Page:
For those who have already booked their berths in the Tokyo Games, the International Olympic Committee’s confirmation that athletes who have qualified remain qualified provides some clarity for them.
But just 19 Canadian athletes across nine sports, excluding team sports, have so far achieved both their international and Canadian criteria to be named to the 2021 team, according to the Canadian Olympic Committee.
The world champion beach volleyball duo of Sarah Pavan and Melissa Humana-Paredes and Olympic champion wrestler Erica Wiebe are among them.
The COVID-19 pandemic infecting over half a million and killing thousands world-wide has brought the sports world to a standstill.
This week’s decision by the International Olympic Committee and Japan’s organizing committee to postpone the Tokyo Games until 2021 gives athletes, and their domestic and international federations, the breathing room to reboot the qualification process when the time comes.
Canada sent 314 athletes to compete in 27 sports in the 2016 Rio Games.
Eight teams qualified so far for 2021 is already a record for a non-boycotted, non-hosted Games, so the Tokyo contingent is expected to be larger.
Rosters for team sports won’t be set until closer to the Games.
Canada has so far qualified 82 entries in 26 sports.
In men’s road cycling, for example, Canada has qualified three entries but just one in the men’s time trial.
"The information we received from the International Olympic Committee … the criteria that was set out, the current qualifiers, those athletes that are qualified, that would be respected," COC president Tricia Smith said earlier this week.
Dozens of athletes were building their lives around securing more quota spots for Canada and claiming them for themselves in the coming weeks, until the virus upended their competitive lives.
The Olympic and Paralympic swim trials scheduled to start Monday in Toronto, for example, are now on hold.
No Canadian athlete has pre-qualified for the Paralympic Games, which follow the Olympic Games.
Canada currently has 85 quota slots confirmed for Tokyo, which is just over 50 per cent of the estimated team size of between 130 and 150 athletes, according to the Canadian Paralympic Committee.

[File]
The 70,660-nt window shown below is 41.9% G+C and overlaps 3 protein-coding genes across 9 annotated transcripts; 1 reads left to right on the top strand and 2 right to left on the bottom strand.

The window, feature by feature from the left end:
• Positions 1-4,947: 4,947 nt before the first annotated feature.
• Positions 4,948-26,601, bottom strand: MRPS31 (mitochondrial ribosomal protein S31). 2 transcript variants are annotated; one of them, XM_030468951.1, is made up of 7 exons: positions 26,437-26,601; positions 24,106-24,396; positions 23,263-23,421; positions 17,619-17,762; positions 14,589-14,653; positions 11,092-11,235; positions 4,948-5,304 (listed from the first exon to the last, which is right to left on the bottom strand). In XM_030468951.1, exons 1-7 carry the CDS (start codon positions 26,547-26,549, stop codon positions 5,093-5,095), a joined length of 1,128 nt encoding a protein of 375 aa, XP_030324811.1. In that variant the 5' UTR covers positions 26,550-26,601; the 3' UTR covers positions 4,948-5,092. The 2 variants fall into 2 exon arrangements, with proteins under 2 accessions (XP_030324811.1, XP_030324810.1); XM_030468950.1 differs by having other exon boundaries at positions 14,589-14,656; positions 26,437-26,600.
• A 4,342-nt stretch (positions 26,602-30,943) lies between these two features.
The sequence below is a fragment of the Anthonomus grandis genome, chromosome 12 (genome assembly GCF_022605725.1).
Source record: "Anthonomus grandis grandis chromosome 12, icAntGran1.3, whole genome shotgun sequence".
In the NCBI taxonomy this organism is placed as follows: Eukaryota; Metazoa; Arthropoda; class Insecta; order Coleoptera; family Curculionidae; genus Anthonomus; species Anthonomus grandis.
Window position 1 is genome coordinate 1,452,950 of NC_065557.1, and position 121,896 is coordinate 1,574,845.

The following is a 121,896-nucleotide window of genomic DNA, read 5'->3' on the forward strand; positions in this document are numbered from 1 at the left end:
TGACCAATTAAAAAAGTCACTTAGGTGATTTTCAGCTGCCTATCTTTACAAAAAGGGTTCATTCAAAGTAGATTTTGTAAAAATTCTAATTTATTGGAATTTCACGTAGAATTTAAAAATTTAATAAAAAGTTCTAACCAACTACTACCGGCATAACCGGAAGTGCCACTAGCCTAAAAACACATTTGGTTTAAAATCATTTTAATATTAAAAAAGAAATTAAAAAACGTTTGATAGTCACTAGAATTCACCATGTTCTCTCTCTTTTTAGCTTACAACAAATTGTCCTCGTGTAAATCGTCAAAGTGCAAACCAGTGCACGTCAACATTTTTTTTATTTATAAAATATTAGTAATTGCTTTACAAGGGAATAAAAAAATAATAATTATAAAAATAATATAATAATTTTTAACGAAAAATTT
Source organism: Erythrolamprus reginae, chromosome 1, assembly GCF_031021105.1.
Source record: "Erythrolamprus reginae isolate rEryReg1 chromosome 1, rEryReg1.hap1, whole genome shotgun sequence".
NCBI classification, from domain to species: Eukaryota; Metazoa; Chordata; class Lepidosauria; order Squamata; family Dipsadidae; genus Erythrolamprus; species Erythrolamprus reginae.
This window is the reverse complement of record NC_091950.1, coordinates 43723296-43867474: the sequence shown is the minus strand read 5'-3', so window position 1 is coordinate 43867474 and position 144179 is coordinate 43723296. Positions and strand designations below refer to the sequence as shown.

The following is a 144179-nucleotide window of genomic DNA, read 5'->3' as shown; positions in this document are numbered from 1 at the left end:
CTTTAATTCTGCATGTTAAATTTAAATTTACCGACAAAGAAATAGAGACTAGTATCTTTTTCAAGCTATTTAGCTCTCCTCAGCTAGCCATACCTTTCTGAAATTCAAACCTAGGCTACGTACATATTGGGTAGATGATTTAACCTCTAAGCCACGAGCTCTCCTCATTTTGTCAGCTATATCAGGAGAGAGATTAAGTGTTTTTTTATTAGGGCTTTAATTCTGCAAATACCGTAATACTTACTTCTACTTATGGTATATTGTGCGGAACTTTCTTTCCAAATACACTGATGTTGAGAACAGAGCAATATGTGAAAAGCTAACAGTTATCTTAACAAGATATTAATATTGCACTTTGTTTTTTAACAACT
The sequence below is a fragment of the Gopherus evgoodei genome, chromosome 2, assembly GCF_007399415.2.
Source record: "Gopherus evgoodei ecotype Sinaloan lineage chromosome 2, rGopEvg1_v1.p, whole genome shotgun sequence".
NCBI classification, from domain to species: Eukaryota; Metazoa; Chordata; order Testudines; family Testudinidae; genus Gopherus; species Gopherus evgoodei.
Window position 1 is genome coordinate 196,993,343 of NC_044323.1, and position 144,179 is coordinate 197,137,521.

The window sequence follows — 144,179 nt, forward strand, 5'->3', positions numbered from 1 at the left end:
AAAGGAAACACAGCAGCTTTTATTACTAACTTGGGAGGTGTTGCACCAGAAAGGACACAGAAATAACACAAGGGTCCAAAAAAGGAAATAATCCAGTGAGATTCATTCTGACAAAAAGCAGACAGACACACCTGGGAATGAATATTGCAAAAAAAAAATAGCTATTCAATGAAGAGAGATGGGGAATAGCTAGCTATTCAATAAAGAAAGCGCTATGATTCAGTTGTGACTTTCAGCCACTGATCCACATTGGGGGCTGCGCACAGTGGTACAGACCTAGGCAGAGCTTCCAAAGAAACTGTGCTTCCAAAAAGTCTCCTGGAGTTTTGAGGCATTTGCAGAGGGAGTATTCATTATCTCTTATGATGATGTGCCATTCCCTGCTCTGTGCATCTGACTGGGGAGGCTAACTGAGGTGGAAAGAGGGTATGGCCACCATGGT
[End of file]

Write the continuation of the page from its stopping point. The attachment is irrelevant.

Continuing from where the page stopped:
Two-time Olympic trampoline champion and Rio flagbearer Rosie MacLennan is one headlining athlete forced to wait to join her country’s Olympic team.
Canada has one women’s trampoline berth in Tokyo thanks to her bronze medal at last year’s world championship.
Competing in World Cups this winter, the 31-year-old from King City, Ont., was collecting points towards claiming it.
The sixth and final World Cup in Bresca, Italy, scheduled for April, is postponed until June with no guarantee it will go ahead then.
"Our internal qualification was pretty tied to international competitions," MacLennan explained. "We had solidified a spot for Canada at this point for the women. Still a bit up in the air for the men.
"We had completed five of out six World Cups. We had one more international competition that would have contributed to internal points and obviously that’s not happening.
"I imagine it will be picked back up at a time when it’s safe."
Veteran athletes on the eight Canadian teams already Tokyo-bound may feel secure in their roster position and confident they’ll be in Tokyo.
Federations now have another year to name their Olympic rosters, however, and will encourage internal competition for spots.
Canadian women’s soccer coach Kenneth Heiner-Moller will plot a path to the Games revolving around matches in the FIFA international windows, likely with an emphasis on the fall.
"Now we know it’s not going to happen (in 2020) but we also know we’re going to participate because we qualified," Heiner-Moller said.
"So now we can starting looking at the next (preparation) steps. It’s kind of the same goals, but different timelines."
According to the IOC, 57 per cent of Olympic qualification spots for Tokyo have been determined.
Every sport has different qualifying criteria both internationally and within Canada.
"No two sports are alike," COC chief executive officer David Shoemaker pointed out.
"It’s going to be awfully important that the leaders of each sport look at a rough schedule to 2021 and plan this out in a way that makes the most sense to them."